Ancient kauri trees capture the last collapse of Earth’s magnetic field

(ORDO NEWS) — A few years ago, workers digging for a power plant in New Zealand found a 60-ton trunk of a kauri tree, New Zealand’s largest tree species.

The 42,000-year-old tree is preserved in a swamp, and its rings date back 1,700 years, reflecting the reversal of the Earth‘s magnetic poles.

Radiocarbon levels in this and several other pieces of wood point to a surge of radiation from space as the Earth’s protective magnetic field weakened and its poles flipped, a team of scientists report today in the journal Science.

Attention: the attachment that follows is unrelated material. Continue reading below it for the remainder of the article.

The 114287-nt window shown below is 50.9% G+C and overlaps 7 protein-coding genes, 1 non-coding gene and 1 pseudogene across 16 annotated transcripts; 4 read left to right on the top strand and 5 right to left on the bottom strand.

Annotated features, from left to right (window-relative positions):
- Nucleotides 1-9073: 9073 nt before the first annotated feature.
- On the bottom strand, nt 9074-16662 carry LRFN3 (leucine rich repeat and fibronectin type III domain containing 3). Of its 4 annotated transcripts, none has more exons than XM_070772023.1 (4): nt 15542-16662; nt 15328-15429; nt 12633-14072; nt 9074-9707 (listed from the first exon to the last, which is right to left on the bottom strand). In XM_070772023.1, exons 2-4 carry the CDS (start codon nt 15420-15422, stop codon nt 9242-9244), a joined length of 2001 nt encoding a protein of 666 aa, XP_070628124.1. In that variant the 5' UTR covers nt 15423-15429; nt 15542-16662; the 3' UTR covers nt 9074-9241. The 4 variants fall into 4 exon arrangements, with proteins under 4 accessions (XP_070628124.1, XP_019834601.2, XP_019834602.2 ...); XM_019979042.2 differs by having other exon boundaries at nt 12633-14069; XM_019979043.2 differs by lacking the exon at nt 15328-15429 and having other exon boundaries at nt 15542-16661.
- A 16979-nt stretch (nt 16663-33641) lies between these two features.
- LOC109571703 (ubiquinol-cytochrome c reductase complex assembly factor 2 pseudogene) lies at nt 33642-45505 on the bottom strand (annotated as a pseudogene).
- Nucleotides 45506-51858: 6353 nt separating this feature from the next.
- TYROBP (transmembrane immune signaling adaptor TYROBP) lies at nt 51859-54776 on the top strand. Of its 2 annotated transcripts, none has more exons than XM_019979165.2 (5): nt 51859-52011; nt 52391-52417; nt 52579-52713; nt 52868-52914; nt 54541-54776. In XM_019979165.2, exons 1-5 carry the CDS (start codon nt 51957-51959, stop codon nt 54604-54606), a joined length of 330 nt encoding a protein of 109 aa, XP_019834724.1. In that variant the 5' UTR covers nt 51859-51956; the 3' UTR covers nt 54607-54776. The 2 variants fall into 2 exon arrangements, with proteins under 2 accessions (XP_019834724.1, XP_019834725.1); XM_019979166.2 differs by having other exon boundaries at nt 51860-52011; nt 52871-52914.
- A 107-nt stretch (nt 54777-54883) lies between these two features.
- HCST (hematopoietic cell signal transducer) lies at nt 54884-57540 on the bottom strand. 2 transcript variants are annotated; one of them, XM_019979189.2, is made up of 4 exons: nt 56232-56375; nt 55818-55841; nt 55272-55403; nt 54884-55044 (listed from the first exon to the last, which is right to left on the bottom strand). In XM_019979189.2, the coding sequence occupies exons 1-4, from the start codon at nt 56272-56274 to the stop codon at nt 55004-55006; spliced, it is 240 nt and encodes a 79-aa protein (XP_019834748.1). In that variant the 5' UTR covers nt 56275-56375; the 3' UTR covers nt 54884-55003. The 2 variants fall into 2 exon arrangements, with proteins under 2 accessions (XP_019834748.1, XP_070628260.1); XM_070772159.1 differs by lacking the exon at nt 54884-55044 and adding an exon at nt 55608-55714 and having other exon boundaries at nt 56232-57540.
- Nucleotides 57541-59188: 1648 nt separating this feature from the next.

By modeling the effect of this radiation on the atmosphere, the team suggests that Earth’s climate changed briefly, possibly contributing to the extinction of large mammals in Australia and Neanderthals in Europe.

“We’re only scratching the surface of what geomagnetic changes have done,” says Alan Cooper, an ancient DNA researcher at the Museum of South Australia and one of the study’s lead authors.


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